The use of ultrasound is more prevalent in certain cultures and even in certain demographic groups. Does the incidence of Autism or other developmental conditions also appear in these same groups at a much higher level?
I am a veterinarian that strongly believes in the use of US for diagnostic purposes given medical reasons. The young women that I employed in my practice that are pregnant seem to get a lot of ultrasounds, certainly a lot more than what I recall being done 30 years ago, and to my knowledge there are no issues with the fetus to explain the need.
The “standard of care” is constantly changing as we learn more and develop more sophisticated diagnostic tests and equipment. When do we consider the adage “above all do no harm” and whether we inadvertently might be doing that without even knowing it?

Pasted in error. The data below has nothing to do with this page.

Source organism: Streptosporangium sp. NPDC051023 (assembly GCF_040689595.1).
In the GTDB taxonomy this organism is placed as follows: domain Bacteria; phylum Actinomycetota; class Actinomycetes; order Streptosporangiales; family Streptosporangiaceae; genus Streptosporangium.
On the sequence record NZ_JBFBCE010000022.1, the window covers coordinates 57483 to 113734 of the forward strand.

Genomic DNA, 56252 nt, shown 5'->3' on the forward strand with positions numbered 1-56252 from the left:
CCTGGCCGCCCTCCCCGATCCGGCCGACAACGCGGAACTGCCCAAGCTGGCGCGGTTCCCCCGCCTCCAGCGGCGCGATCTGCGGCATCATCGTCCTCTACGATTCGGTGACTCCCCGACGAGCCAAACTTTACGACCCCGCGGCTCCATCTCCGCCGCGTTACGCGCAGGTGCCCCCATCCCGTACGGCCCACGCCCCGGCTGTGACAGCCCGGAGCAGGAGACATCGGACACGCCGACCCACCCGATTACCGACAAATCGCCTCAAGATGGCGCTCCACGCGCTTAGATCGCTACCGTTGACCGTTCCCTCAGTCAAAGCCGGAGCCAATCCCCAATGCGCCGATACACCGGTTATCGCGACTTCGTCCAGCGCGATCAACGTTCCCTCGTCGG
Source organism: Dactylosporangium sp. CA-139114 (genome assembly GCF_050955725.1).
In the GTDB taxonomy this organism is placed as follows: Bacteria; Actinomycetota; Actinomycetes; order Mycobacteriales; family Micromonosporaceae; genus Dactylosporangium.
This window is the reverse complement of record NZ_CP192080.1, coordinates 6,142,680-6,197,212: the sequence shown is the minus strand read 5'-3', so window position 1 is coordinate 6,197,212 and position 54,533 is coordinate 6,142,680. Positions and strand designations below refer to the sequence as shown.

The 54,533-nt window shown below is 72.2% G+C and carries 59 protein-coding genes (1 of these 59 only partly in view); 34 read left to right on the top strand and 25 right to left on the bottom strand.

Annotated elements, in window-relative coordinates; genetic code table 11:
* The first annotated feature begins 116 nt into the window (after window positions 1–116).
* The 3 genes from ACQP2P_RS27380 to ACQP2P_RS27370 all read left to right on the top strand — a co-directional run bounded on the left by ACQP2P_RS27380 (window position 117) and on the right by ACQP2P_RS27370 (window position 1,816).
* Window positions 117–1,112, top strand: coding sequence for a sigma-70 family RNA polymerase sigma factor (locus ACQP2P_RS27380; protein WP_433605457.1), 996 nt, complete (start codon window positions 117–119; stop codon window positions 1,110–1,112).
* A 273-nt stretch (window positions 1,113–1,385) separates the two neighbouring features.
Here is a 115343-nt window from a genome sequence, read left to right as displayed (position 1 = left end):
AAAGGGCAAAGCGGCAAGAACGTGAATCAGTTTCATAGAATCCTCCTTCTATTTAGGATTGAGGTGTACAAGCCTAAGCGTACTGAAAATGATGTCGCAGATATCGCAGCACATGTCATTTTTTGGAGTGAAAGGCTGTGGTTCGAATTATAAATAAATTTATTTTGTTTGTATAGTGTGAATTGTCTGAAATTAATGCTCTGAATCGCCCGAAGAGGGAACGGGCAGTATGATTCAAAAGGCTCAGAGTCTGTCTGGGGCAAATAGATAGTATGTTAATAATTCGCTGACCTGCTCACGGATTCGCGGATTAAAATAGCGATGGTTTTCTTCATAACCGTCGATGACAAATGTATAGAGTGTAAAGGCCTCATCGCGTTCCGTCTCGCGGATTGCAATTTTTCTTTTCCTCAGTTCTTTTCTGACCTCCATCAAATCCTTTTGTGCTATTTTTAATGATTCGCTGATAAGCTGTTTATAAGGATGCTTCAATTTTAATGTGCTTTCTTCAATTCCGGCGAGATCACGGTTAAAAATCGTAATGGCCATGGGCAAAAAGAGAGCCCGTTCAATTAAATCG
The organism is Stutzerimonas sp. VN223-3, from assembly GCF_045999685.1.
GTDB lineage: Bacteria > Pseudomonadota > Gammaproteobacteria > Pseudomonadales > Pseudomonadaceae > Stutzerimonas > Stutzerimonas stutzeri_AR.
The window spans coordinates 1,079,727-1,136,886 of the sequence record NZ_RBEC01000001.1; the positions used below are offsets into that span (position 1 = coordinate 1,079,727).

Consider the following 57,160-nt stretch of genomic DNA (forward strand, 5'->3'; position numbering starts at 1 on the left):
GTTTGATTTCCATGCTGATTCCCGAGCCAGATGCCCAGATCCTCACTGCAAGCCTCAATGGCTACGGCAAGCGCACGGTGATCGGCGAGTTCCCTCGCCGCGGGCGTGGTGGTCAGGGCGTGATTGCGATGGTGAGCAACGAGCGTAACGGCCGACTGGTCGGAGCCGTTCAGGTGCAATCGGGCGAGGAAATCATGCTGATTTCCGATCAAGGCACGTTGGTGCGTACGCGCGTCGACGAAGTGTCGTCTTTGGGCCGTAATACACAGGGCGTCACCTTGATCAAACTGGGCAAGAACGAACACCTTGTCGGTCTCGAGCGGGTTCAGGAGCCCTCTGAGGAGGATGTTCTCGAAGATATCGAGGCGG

I had my ultrasound today. The lady spent about 8 to 10 min in the baby’s heart. I came home and I felt pain in that specific area. I start Google if there some evidence about the harm of ultrasound, because I did not feel this before. I feel very angry and scary. Never let the person who is doing your ultrasound stay an one area for more than 15 seconds. I feel angry with this lady because she should know better.
Nobody does ultrasounds for fun. For everything you do put it in the risk vs reward context.
Driving can be risky too will that make you stay at home and abandon everything ?
High risk pregnancies with placenta issues, single umbilical cord fetuses, IUGR and many many more warrant a frequent monitoring.
if it is being prescribed without a strong reason or for a fun Saturday night activity then risk outweighs the reward.